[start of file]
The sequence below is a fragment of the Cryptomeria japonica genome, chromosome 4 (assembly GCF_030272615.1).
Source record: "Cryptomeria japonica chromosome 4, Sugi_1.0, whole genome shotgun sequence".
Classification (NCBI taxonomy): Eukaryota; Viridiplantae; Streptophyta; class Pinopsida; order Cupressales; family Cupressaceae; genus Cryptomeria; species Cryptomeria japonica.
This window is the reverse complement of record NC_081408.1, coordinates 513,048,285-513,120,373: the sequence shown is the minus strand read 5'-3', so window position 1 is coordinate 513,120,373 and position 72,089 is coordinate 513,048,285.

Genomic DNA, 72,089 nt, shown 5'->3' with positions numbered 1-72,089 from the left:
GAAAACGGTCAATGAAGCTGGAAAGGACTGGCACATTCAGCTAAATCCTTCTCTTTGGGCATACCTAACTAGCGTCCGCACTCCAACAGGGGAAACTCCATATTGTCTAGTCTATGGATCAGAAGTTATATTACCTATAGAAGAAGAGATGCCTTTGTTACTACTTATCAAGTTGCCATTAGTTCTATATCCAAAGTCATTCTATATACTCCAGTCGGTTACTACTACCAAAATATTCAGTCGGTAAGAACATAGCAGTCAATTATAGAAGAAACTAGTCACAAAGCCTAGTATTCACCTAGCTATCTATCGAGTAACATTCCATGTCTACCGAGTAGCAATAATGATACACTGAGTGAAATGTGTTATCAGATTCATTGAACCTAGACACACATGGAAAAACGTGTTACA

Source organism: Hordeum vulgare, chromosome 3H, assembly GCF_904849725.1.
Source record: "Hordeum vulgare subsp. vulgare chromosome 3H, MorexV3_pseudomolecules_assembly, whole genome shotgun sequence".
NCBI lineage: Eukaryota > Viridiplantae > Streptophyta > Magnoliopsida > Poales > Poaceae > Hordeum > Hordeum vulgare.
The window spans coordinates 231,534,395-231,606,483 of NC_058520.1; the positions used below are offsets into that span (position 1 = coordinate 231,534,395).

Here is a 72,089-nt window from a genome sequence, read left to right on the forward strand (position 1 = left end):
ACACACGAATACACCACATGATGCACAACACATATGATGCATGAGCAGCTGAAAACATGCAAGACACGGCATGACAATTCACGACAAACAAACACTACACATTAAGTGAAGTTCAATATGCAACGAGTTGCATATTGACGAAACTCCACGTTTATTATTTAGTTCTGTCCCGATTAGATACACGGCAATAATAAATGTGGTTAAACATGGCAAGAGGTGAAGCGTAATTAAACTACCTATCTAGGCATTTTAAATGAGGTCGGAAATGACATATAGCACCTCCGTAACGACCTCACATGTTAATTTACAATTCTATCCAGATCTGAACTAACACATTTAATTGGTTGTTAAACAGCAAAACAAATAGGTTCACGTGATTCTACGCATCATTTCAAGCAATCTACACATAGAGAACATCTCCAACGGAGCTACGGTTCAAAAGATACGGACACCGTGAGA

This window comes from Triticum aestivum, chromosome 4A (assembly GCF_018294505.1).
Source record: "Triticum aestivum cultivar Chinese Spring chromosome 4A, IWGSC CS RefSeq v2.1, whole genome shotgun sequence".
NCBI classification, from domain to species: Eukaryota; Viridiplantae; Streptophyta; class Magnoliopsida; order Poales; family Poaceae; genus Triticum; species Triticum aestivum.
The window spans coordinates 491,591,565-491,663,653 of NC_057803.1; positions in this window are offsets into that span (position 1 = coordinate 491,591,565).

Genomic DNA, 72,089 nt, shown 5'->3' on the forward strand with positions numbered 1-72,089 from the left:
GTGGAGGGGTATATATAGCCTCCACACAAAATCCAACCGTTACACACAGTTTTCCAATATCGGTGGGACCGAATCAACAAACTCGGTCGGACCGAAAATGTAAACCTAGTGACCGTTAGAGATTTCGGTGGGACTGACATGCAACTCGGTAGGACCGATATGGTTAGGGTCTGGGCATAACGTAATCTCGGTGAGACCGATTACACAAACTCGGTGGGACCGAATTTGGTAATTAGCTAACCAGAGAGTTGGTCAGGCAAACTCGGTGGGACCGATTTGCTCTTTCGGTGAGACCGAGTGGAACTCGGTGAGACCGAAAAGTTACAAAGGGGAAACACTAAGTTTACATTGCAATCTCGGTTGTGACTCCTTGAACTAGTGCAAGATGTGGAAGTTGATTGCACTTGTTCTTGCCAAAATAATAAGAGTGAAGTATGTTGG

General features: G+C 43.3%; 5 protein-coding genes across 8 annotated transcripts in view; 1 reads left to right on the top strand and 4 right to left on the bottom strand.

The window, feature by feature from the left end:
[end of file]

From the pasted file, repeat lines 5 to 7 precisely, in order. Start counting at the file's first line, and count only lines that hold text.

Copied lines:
Genomic DNA, 72,089 nt, shown 5'->3' with positions numbered 1-72,089 from the left:
GAAAACGGTCAATGAAGCTGGAAAGGACTGGCACATTCAGCTAAATCCTTCTCTTTGGGCATACCTAACTAGCGTCCGCACTCCAACAGGGGAAACTCCATATTGTCTAGTCTATGGATCAGAAGTTATATTACCTATAGAAGAAGAGATGCCTTTGTTACTACTTATCAAGTTGCCATTAGTTCTATATCCAAAGTCATTCTATATACTCCAGTCGGTTACTACTACCAAAATATTCAGTCGGTAAGAACATAGCAGTCAATTATAGAAGAAACTAGTCACAAAGCCTAGTATTCACCTAGCTATCTATCGAGTAACATTCCATGTCTACCGAGTAGCAATAATGATACACTGAGTGAAATGTGTTATCAGATTCATTGAACCTAGACACACATGGAAAAACGTGTTACA

Source organism: Hordeum vulgare, chromosome 3H, assembly GCF_904849725.1.